Grullon sputtered and gacked at this mention, sending a fine spray of anchovy residue over the table in front of him. "Searats kill and eat King Grullon's subjects! They kill and eat King Grullon's brother! Wish all searats die, die, kraww!"
"Then hear me well, Your Majesty. Join forces with me, and I will show you how to kill searats. Many, many searats."
Grullon cocked his head toward the badger warrior. "How many?"
The seagull king squawked an incredulous laugh. "Other stripedog with many longears helpless against searats, you and many brushtailed redfurs helpless too. Searats come and go as they please, nobeast stop them!"
"We will stop them, Your Majesty. You and I together."
"Why you say this?"
"Because Tratton is about to make a very big mistake."
"And stripedog knows this, how?"
"Because I will leave him no choice. Majesty, give me one hundred of your gulls to start. I will train them in ways of fighting that have never been seen by bird or beast before. Together, we will take back these coastlands from Tratton. By summer, we will bring the searat king to his knees."
"Hundred gulls? Too many of my flock. How King Grullon know you not just eat them, like searats do?"
"I have not eaten you, have I?"
Grullon shook his head, feathers ruffled. "Still not believe anybeast, anybird stop searats. Searats too powerful, too many."
"Tratton wants to rule the seas and the coastlands too. He cannot have both. Perhaps if I could show you a demonstration of my resolve, that will convince you of my worth as your ally?"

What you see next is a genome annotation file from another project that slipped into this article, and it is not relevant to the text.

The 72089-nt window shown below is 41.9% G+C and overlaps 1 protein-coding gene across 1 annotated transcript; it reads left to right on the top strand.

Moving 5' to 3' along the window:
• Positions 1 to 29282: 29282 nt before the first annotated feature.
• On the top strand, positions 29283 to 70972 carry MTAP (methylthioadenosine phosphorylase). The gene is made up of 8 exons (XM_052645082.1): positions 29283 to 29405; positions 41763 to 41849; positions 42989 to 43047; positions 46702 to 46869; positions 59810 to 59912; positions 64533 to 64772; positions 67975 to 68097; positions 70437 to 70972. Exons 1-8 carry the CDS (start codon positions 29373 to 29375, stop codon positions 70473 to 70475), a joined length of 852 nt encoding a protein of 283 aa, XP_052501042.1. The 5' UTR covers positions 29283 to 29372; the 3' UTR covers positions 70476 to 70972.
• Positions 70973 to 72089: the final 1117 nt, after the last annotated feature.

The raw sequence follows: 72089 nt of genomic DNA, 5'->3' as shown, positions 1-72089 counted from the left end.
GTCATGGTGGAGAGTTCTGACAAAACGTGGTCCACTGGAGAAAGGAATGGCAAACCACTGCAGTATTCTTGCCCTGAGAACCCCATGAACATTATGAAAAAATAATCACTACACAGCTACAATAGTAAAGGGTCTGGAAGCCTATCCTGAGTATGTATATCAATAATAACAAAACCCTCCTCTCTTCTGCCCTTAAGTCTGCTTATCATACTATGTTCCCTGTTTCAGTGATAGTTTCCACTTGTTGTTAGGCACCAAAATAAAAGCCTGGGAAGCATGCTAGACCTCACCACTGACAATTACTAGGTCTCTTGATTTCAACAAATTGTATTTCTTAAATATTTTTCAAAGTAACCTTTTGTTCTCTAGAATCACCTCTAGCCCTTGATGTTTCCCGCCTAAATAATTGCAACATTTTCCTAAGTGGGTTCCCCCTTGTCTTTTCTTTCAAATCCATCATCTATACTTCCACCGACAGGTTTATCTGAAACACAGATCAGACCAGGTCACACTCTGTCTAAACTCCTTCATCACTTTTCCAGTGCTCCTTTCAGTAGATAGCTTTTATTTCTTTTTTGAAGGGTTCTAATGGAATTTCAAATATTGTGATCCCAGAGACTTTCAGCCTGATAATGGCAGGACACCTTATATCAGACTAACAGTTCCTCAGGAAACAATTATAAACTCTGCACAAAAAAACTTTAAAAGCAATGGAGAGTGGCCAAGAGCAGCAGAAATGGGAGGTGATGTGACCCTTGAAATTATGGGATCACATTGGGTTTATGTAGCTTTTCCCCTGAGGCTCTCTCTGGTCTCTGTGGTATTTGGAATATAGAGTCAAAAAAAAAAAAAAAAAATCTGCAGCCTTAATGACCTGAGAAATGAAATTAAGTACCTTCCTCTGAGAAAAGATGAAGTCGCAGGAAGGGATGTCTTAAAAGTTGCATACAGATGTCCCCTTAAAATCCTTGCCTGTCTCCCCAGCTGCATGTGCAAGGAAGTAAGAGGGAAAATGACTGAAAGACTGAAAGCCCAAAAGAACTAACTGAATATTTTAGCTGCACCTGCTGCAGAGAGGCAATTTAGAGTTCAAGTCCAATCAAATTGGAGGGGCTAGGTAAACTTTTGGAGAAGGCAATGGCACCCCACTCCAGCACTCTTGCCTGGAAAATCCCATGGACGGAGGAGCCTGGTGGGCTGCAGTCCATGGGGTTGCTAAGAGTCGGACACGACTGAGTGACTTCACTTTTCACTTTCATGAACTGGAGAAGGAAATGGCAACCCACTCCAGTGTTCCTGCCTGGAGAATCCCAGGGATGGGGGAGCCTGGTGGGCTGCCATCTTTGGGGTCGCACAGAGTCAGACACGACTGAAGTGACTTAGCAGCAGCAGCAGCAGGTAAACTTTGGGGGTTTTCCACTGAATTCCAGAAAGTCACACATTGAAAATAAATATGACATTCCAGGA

"What you gonna do, stripedog?"
"Give me until winter's end, and I will strike a blow against the searats that will shake Tratton's maritime empire to its core."
"Where? When? What?" Grullon demanded impatiently.
"There is nothing that happens along the length and breadth of these shores that escapes the eyes of the seagulls," Urthblood said with a degree of subtle flattery. "When I act, you will know of it. And if we are to become allies, as I hope, it will be merely the first step in a campaign that will rid your domain of searats, avenge your kin, and restore you to your rightful place as the uncontested ruler of these skies."
Grullon mulled this over, then nodded. "You punish searats, kill many, then we allies. Give you hundred gulls, and hundred more."
"Just a hundred to start, that will be enough. It will take time to properly train them all."
"And you give us more food too," the seagull king added. "You want King Grullon as ally, you feed us like this, every day."
"What we have is yours to share, of course," said Urthblood. "That is what allies do. But, a word of advice, Majesty. Your gulls will be of no use to me if they cannot fly, or dodge the searats' arrows. You may wish to cut back on your enjoyment of our delicacies. Otherwise, I fear you may only be fattening yourselves up for Tratton's tables."
For the second time in as many days, a lone figure approached Salamandastron.